It is time for a break now and the place I need to be for true refreshment is by the sea.  The breezes, the sounds of water on rocks, and smell of the salt; the waves, always better if it is a bit windy and a little wild, calm me like no otherplace.

Perhaps it is because I am the sign of cancer that this is so.

Walking adventurous paths, sitting in solitude on the rocks in the middle of the amazing nature preserve we have here in Portofino or watching for the legendary dragon that lives in the harbor for me is truly peace – a mysterious transaction between the infinity of the soul and the sea and the sky.


My dream pavillion by the water, designed by Kris Ruhs in 1996, to unify sky and water, is still kept in my mind, eventually, one day I will build it somewhere, for now is a drawing…

 The Mies Van der Rohe Barcelona Pavillion could be the ideal home by the water.  That is a fact. It was built in 1929 as a temporary exhibition pavillion for the World’s Fair in Barcelona, and was torn down a year later.  Fortunately in the early 80’s several Spanish architects,from old photos and original plans, rebuilt it faithfully to the original as one of the most important buildings in the history of modern architecture.

This summer, Korea hosted the first Expo for The Living Ocean and Coast in the southern coastal city of Yeosu, as part of a United Nations Environment Programme.

It is the first exposition focusing on the oceans, coasts and islands of our world.

The wellbeing of humankind is linked to our oceans.  They are under threat by pollution, rising sea levels and exploitation.  To restore sustainable life to the ocean’s environment is a global responsibility and the preservation of the ocean

is essential to our survival.

Here, designed by Austrian architecture group Soma, the main Pavillion is called One Ocean, with wavelike solar powered gills along the facade that act as shades for the interior spaces.

When it comes to iconic magazines in architecture, the dream publication,

Terrazzo takes the lead. Founded by Ettore Sottsass and Barbara Radice in 1988,

they delivered 13 of the most beautiful issues ever,

with wonderful pages by a new generation of architects.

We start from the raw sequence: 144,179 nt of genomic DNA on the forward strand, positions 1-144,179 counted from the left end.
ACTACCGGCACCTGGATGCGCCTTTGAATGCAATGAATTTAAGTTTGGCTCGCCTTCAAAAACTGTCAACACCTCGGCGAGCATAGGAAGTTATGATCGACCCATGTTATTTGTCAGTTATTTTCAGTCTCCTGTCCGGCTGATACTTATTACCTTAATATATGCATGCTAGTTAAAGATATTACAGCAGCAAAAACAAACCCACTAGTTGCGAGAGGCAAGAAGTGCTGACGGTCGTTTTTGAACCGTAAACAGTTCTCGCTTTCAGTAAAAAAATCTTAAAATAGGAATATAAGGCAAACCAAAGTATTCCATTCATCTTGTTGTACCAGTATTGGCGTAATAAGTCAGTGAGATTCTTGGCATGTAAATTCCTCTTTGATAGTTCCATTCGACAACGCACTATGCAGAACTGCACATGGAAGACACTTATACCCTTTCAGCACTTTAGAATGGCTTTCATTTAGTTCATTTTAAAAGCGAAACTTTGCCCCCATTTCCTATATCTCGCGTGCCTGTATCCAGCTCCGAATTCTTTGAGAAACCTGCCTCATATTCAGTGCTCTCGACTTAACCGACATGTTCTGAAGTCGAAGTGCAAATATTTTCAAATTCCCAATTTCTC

Here a drawing by Sottsass in  August 1989, a dream house.

Julius Schulman was introduced to me by Helmut Newton.  I had not really known about him as a photographer until this meeting.

  We did an exhibition in 1997 and I myself collect a lot of them because he  brought architectural photography to another level, showing more than houses – his photos were the dream of California living – a space filled with the visions and hopes of a whole new mid century generation .

Arts and Architecture was also interested in practical application

and sponsored to build a series of inexpensive homes using

high quality materialsfor families growing after WWII.

They invited then young and unknown architects including  Richard Neutra, Charles and RayEames, Eero Saarinen and Pierre Koenig to draw up plans.

The CSHP included 35 designs. 24 were built, 22 still exist.

Here, #22, the Pierre Koenig Stahl House, one of the most famous.


Now that the walls at 10 Corso Como are fresh and ready for new ideas and many wonderful events happening in September,

I can sit and look at one of my favorite magazines.

Arts and Architecture started up in the late 40’s and through the 1960’s was the leading edge in ideas on art, music and architecture. The founding of the magazine was by architects so their introduction of multiples and high tech materials, now also on the edge of new architecture, was visionary. Here two covers from 1958 and 1960 that seem as though just made today.